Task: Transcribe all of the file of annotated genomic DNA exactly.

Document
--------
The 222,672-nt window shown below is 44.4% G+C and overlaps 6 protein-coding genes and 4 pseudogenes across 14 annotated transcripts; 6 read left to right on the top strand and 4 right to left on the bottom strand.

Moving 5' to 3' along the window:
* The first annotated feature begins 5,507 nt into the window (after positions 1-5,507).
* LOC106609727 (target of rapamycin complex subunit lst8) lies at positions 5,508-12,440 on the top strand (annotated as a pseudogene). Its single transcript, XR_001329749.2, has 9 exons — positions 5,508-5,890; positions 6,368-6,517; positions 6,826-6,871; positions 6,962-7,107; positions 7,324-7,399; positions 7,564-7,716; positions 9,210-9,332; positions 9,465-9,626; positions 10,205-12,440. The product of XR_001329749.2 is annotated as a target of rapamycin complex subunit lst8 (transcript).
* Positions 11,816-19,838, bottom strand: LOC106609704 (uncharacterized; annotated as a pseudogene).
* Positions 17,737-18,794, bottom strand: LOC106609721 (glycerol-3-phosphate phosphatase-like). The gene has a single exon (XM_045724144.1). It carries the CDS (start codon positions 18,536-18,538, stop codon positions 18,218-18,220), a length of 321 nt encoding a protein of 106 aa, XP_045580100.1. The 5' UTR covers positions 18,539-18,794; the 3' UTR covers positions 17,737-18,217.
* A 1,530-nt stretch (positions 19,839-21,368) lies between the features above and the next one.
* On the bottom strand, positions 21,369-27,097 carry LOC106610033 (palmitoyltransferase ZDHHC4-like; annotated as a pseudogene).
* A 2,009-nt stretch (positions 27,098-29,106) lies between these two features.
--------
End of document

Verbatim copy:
The 222,672-nt window shown below is 44.4% G+C and overlaps 6 protein-coding genes and 4 pseudogenes across 14 annotated transcripts; 6 read left to right on the top strand and 4 right to left on the bottom strand.

Moving 5' to 3' along the window:
* The first annotated feature begins 5,507 nt into the window (after positions 1-5,507).
* LOC106609727 (target of rapamycin complex subunit lst8) lies at positions 5,508-12,440 on the top strand (annotated as a pseudogene). Its single transcript, XR_001329749.2, has 9 exons — positions 5,508-5,890; positions 6,368-6,517; positions 6,826-6,871; positions 6,962-7,107; positions 7,324-7,399; positions 7,564-7,716; positions 9,210-9,332; positions 9,465-9,626; positions 10,205-12,440. The product of XR_001329749.2 is annotated as a target of rapamycin complex subunit lst8 (transcript).
* Positions 11,816-19,838, bottom strand: LOC106609704 (uncharacterized; annotated as a pseudogene).
* Positions 17,737-18,794, bottom strand: LOC106609721 (glycerol-3-phosphate phosphatase-like). The gene has a single exon (XM_045724144.1). It carries the CDS (start codon positions 18,536-18,538, stop codon positions 18,218-18,220), a length of 321 nt encoding a protein of 106 aa, XP_045580100.1. The 5' UTR covers positions 18,539-18,794; the 3' UTR covers positions 17,737-18,217.
* A 1,530-nt stretch (positions 19,839-21,368) lies between the features above and the next one.
* On the bottom strand, positions 21,369-27,097 carry LOC106610033 (palmitoyltransferase ZDHHC4-like; annotated as a pseudogene).
* A 2,009-nt stretch (positions 27,098-29,106) lies between these two features.